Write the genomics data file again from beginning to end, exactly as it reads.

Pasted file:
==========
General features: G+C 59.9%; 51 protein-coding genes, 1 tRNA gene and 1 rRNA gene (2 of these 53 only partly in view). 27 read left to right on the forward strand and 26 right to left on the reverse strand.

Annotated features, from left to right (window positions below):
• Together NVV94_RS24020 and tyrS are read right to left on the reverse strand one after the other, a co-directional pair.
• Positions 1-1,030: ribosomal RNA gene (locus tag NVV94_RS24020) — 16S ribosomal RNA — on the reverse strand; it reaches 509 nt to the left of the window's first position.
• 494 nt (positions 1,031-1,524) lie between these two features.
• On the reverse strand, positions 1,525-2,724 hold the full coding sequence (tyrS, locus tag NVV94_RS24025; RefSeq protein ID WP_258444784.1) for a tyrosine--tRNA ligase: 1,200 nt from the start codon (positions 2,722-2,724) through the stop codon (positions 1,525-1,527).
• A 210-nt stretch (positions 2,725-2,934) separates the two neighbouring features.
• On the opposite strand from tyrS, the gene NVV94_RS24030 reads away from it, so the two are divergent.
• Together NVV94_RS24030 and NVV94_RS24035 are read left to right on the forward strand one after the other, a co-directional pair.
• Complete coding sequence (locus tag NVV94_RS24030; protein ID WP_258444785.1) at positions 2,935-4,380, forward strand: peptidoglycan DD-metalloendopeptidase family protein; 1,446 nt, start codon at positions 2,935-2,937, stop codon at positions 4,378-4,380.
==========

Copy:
General features: G+C 59.9%; 51 protein-coding genes, 1 tRNA gene and 1 rRNA gene (2 of these 53 only partly in view). 27 read left to right on the forward strand and 26 right to left on the reverse strand.

Annotated features, from left to right (window positions below):
• Together NVV94_RS24020 and tyrS are read right to left on the reverse strand one after the other, a co-directional pair.
• Positions 1-1,030: ribosomal RNA gene (locus tag NVV94_RS24020) — 16S ribosomal RNA — on the reverse strand; it reaches 509 nt to the left of the window's first position.
• 494 nt (positions 1,031-1,524) lie between these two features.
• On the reverse strand, positions 1,525-2,724 hold the full coding sequence (tyrS, locus tag NVV94_RS24025; RefSeq protein ID WP_258444784.1) for a tyrosine--tRNA ligase: 1,200 nt from the start codon (positions 2,722-2,724) through the stop codon (positions 1,525-1,527).
• A 210-nt stretch (positions 2,725-2,934) separates the two neighbouring features.
• On the opposite strand from tyrS, the gene NVV94_RS24030 reads away from it, so the two are divergent.
• Together NVV94_RS24030 and NVV94_RS24035 are read left to right on the forward strand one after the other, a co-directional pair.
• Complete coding sequence (locus tag NVV94_RS24030; protein ID WP_258444785.1) at positions 2,935-4,380, forward strand: peptidoglycan DD-metalloendopeptidase family protein; 1,446 nt, start codon at positions 2,935-2,937, stop codon at positions 4,378-4,380.